It is said that images are worth a thousand words, but nobody said which words those are. Hardly clear-cut textbook definitions, more likely a chattering, discursive debate with itself, weighing multiple views against each other without really deciding on either, but your sister might like this, and should we maybe go for coffee somewhere? Now, that may resemble how many people actually talk, but also the way many read images, or perceive reality for that matter.
So, images are intuitive, rather than specific; ambiguous rather than concrete; meandering rather than direct. They are a roundabout way of communicating, not like the above, bare-boned definition of language. Comparing the two on language’s terms isn’t really fair, images have entirely different strengths, speaking (as it were) to the viewer’s emotions, experience, and senses. More like music than like boring old text. At the same time, stylised images are used to bridge language gaps, such as in internationally standardised road signs.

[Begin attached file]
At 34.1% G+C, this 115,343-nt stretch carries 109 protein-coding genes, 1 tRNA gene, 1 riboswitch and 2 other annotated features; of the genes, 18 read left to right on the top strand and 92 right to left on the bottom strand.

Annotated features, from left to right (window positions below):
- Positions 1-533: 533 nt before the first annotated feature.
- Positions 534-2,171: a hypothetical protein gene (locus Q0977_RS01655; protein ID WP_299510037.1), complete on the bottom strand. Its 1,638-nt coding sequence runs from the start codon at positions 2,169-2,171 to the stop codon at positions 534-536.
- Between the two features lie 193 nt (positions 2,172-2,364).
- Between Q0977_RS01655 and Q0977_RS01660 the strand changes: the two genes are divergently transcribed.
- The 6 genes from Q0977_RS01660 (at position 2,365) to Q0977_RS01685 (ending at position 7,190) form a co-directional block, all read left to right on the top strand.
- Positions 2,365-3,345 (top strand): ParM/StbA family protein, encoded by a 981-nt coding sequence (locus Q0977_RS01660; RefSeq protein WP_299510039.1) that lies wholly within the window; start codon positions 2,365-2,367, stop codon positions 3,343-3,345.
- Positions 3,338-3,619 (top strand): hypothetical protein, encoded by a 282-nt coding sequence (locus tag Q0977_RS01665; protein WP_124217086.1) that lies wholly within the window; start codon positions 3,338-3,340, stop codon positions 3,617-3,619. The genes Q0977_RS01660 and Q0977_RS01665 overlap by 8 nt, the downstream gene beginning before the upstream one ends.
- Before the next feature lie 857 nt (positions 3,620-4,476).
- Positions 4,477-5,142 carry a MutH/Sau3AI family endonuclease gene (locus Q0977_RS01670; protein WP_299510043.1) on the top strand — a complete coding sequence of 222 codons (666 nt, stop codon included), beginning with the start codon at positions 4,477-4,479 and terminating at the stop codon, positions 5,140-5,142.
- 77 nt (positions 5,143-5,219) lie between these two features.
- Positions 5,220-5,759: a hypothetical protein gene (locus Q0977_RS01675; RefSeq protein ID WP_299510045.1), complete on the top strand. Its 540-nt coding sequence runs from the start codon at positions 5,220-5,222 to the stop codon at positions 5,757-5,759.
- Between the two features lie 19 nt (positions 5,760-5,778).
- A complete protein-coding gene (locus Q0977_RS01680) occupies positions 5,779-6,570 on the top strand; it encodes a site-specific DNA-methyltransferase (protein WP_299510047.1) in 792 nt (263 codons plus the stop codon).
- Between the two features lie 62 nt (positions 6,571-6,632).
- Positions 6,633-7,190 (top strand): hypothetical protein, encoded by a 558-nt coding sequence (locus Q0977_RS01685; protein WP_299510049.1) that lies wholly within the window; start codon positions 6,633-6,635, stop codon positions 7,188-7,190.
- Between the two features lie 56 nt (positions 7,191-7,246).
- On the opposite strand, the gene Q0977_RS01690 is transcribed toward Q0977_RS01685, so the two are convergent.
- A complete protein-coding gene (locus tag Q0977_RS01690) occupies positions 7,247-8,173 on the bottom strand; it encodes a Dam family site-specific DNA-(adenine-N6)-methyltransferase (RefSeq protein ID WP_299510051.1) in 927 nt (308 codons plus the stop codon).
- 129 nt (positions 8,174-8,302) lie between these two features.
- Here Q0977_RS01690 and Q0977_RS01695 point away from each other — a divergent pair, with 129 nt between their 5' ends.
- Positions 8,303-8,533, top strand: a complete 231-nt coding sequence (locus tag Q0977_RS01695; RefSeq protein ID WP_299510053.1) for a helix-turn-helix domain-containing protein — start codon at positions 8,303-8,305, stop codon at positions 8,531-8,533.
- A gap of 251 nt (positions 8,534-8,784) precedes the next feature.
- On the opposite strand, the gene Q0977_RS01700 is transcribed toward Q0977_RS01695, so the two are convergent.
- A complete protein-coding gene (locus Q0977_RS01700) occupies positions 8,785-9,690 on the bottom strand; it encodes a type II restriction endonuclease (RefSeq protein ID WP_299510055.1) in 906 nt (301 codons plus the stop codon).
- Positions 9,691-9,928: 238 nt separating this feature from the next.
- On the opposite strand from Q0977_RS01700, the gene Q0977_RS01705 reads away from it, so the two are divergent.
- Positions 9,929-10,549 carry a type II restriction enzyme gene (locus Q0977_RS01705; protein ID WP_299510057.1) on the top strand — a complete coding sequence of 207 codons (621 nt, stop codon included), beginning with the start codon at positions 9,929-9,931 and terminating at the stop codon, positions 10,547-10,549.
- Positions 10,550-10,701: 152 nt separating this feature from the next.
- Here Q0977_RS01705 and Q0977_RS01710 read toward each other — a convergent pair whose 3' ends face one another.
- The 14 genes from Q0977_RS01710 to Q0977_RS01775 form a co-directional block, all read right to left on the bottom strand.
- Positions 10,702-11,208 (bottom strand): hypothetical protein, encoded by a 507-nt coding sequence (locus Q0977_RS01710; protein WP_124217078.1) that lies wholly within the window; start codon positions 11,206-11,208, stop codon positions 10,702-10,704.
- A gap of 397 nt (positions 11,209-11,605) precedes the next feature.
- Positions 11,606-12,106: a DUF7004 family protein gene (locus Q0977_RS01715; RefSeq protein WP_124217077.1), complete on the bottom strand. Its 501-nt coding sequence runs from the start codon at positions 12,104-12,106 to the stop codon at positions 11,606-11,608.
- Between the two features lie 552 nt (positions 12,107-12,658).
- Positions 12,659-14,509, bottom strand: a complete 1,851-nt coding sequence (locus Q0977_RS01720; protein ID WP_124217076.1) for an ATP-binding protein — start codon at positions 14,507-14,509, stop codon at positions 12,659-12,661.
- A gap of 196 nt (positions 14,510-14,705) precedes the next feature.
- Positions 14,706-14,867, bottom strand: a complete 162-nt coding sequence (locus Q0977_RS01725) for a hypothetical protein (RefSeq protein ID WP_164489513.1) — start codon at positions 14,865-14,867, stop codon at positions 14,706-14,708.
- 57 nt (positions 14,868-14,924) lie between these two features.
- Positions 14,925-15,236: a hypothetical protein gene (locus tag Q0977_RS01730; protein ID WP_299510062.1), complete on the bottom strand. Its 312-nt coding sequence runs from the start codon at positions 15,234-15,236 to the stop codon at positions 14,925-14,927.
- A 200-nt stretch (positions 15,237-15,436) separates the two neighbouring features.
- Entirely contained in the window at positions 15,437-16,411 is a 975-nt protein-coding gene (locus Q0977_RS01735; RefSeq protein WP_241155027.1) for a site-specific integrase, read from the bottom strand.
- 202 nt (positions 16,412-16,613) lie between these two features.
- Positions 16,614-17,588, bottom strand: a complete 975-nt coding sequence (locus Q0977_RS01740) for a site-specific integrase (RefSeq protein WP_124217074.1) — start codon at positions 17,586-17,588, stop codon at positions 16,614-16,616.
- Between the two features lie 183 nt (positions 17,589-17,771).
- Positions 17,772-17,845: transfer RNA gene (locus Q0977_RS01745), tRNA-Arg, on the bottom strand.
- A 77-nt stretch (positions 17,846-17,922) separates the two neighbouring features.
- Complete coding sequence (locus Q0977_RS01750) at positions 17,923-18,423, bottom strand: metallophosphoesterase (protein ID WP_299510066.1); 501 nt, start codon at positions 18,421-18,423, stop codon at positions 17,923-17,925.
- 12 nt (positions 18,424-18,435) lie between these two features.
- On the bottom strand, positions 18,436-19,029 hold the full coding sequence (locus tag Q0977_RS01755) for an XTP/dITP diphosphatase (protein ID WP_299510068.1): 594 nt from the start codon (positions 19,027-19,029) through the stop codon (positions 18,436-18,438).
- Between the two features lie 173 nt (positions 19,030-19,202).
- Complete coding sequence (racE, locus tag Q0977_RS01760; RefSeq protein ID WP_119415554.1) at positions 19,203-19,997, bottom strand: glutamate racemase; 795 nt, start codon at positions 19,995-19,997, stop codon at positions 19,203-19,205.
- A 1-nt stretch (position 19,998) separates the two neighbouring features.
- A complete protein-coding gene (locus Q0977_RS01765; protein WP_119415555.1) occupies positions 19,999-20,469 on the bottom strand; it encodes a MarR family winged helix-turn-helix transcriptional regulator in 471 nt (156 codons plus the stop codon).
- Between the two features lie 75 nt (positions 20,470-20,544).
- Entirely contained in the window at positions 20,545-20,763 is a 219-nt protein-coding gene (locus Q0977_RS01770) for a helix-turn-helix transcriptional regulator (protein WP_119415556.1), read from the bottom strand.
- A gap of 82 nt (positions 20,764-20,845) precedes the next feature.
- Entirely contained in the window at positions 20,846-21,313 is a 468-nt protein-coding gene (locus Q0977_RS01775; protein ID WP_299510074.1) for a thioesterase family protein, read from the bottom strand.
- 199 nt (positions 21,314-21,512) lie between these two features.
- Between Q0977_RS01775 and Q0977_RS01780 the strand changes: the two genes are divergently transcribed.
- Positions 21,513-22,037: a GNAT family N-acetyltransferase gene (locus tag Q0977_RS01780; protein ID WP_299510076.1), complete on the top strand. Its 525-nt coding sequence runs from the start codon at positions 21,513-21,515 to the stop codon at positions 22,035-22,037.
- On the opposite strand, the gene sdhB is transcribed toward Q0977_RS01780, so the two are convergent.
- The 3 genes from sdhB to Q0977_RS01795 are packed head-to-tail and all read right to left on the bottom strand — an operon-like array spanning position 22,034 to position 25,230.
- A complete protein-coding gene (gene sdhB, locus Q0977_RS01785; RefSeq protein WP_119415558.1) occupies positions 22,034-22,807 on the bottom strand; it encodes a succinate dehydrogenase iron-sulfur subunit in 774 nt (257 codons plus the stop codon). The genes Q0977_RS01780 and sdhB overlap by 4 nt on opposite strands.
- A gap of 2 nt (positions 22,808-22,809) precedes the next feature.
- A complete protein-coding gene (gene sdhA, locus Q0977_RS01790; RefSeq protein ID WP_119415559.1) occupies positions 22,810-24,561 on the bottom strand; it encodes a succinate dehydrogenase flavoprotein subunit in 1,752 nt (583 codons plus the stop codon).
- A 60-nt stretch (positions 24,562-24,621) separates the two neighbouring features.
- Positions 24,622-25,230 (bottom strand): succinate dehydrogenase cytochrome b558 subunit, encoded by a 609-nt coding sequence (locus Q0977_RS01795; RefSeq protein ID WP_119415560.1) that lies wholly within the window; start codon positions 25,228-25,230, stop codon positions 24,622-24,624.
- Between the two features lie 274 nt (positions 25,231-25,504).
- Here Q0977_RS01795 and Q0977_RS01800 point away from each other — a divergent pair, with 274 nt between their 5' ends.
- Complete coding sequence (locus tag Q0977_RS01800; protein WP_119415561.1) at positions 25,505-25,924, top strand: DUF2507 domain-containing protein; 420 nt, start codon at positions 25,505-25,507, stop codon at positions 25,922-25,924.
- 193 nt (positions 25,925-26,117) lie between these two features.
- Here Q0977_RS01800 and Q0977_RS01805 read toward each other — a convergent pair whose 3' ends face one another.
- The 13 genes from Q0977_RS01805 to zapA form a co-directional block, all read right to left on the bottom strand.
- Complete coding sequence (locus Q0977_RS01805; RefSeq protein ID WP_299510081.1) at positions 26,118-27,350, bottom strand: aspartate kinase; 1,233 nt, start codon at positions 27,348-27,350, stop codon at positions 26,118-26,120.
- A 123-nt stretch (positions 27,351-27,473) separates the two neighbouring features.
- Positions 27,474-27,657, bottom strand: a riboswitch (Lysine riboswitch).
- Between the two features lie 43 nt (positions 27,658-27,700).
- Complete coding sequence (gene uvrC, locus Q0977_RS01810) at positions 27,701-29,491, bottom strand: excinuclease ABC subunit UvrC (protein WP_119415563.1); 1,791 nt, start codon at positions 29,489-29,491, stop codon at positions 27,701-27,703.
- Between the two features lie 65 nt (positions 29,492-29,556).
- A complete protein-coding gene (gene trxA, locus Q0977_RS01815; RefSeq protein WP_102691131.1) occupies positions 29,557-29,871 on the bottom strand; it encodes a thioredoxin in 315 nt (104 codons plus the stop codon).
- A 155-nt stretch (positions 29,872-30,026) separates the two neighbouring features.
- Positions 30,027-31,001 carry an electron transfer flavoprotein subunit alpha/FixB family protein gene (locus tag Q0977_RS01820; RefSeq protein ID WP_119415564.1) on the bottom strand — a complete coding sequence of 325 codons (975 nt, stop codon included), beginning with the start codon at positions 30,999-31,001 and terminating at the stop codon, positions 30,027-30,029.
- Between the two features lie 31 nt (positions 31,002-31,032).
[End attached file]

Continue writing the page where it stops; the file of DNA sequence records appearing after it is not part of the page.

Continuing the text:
And sure, it’s not like language doesn’t have its ambiguities and double meanings, such as in poetry where we try to describe abstract, inner-life concepts in real-life, hands-on terms. There’s a fuzzy zone where we read images and feel language; it exists, but for the sake of argument, let’s not go there in this context. There be dragons, and wolves in sheep’s clothing.
Since we’re doing the broad strokes here, I’d like to address the ways we talk about this thing we call “comics,” then. Comics as a form of communication has grown to be incredibly diverse in expression and intent. We don’t even need to go into the (perceived) mainstream just yet, when much more interesting things are happening in the “alternative” parts (ie, “everywhere else”). Gifted creators working in comic memoir, comic medicine, comic reportage, comic poetry, abstract comics, comic music, and other forms that kinda still need to be named. Mind you, in the previous sentence I’m using the word “comic(s)” due only to the sore lack of a better term.